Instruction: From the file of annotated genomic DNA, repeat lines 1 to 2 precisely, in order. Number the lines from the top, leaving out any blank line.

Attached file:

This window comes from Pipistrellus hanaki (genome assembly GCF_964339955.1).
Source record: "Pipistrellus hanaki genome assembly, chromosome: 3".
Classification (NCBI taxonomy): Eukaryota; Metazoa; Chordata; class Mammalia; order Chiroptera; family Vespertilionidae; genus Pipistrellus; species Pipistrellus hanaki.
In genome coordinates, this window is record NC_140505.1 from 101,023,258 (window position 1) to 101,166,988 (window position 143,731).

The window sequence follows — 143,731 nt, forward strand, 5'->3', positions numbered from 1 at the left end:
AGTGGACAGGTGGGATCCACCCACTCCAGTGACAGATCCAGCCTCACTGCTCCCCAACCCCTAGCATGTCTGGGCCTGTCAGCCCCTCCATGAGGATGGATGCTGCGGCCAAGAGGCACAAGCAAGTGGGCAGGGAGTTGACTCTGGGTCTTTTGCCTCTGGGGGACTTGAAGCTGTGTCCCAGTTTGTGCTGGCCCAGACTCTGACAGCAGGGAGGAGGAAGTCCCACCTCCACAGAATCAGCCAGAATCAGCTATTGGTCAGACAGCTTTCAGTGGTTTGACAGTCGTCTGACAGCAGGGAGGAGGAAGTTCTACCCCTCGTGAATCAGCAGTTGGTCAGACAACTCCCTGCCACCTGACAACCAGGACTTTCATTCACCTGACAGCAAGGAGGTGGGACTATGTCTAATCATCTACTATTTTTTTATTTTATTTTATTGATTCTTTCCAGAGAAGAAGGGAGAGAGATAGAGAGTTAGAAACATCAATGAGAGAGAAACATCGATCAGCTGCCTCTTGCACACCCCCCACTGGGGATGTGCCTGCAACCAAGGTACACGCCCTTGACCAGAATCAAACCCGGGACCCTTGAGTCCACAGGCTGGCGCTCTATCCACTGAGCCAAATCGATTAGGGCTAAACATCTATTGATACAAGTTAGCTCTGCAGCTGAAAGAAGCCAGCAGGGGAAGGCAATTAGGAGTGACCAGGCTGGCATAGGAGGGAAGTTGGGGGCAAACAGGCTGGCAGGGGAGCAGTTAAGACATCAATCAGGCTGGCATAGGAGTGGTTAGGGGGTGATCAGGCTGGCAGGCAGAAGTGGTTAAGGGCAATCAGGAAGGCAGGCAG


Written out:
This window comes from Pipistrellus hanaki (genome assembly GCF_964339955.1).
Source record: "Pipistrellus hanaki genome assembly, chromosome: 3".